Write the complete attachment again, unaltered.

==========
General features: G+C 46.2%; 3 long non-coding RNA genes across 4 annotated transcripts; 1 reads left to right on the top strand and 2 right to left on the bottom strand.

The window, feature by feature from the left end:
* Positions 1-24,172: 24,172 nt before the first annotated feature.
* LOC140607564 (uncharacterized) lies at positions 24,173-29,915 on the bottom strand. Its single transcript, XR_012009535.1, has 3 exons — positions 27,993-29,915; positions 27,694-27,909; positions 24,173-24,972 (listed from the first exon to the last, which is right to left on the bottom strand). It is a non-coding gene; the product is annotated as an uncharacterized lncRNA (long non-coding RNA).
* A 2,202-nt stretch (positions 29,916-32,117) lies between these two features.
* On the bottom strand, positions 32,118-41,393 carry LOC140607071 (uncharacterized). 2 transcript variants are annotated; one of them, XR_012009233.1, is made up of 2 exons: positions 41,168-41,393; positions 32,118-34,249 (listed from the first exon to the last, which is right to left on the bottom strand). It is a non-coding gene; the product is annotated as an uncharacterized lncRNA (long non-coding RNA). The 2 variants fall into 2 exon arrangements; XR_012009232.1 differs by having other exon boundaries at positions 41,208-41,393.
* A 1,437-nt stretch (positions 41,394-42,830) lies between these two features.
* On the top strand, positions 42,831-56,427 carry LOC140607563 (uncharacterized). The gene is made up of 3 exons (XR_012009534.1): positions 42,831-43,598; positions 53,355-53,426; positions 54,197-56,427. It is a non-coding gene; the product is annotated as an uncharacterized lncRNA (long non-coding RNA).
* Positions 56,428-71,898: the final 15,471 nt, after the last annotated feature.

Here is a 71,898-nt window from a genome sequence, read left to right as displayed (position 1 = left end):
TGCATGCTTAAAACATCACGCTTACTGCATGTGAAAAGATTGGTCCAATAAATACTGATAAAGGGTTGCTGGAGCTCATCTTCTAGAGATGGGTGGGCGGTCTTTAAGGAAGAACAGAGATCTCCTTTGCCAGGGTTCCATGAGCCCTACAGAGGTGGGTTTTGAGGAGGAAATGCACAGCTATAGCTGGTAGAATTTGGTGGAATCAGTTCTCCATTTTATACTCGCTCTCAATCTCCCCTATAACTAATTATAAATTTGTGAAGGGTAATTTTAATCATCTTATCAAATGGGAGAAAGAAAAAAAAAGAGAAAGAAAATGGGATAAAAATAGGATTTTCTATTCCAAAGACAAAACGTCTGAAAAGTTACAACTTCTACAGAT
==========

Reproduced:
General features: G+C 46.2%; 3 long non-coding RNA genes across 4 annotated transcripts; 1 reads left to right on the top strand and 2 right to left on the bottom strand.

The window, feature by feature from the left end:
* Positions 1-24,172: 24,172 nt before the first annotated feature.
* LOC140607564 (uncharacterized) lies at positions 24,173-29,915 on the bottom strand. Its single transcript, XR_012009535.1, has 3 exons — positions 27,993-29,915; positions 27,694-27,909; positions 24,173-24,972 (listed from the first exon to the last, which is right to left on the bottom strand). It is a non-coding gene; the product is annotated as an uncharacterized lncRNA (long non-coding RNA).
* A 2,202-nt stretch (positions 29,916-32,117) lies between these two features.
* On the bottom strand, positions 32,118-41,393 carry LOC140607071 (uncharacterized). 2 transcript variants are annotated; one of them, XR_012009233.1, is made up of 2 exons: positions 41,168-41,393; positions 32,118-34,249 (listed from the first exon to the last, which is right to left on the bottom strand). It is a non-coding gene; the product is annotated as an uncharacterized lncRNA (long non-coding RNA). The 2 variants fall into 2 exon arrangements; XR_012009232.1 differs by having other exon boundaries at positions 41,208-41,393.
* A 1,437-nt stretch (positions 41,394-42,830) lies between these two features.
* On the top strand, positions 42,831-56,427 carry LOC140607563 (uncharacterized). The gene is made up of 3 exons (XR_012009534.1): positions 42,831-43,598; positions 53,355-53,426; positions 54,197-56,427. It is a non-coding gene; the product is annotated as an uncharacterized lncRNA (long non-coding RNA).
* Positions 56,428-71,898: the final 15,471 nt, after the last annotated feature.

Here is a 71,898-nt window from a genome sequence, read left to right as displayed (position 1 = left end):
TGCATGCTTAAAACATCACGCTTACTGCATGTGAAAAGATTGGTCCAATAAATACTGATAAAGGGTTGCTGGAGCTCATCTTCTAGAGATGGGTGGGCGGTCTTTAAGGAAGAACAGAGATCTCCTTTGCCAGGGTTCCATGAGCCCTACAGAGGTGGGTTTTGAGGAGGAAATGCACAGCTATAGCTGGTAGAATTTGGTGGAATCAGTTCTCCATTTTATACTCGCTCTCAATCTCCCCTATAACTAATTATAAATTTGTGAAGGGTAATTTTAATCATCTTATCAAATGGGAGAAAGAAAAAAAAAGAGAAAGAAAATGGGATAAAAATAGGATTTTCTATTCCAAAGACAAAACGTCTGAAAAGTTACAACTTCTACAGAT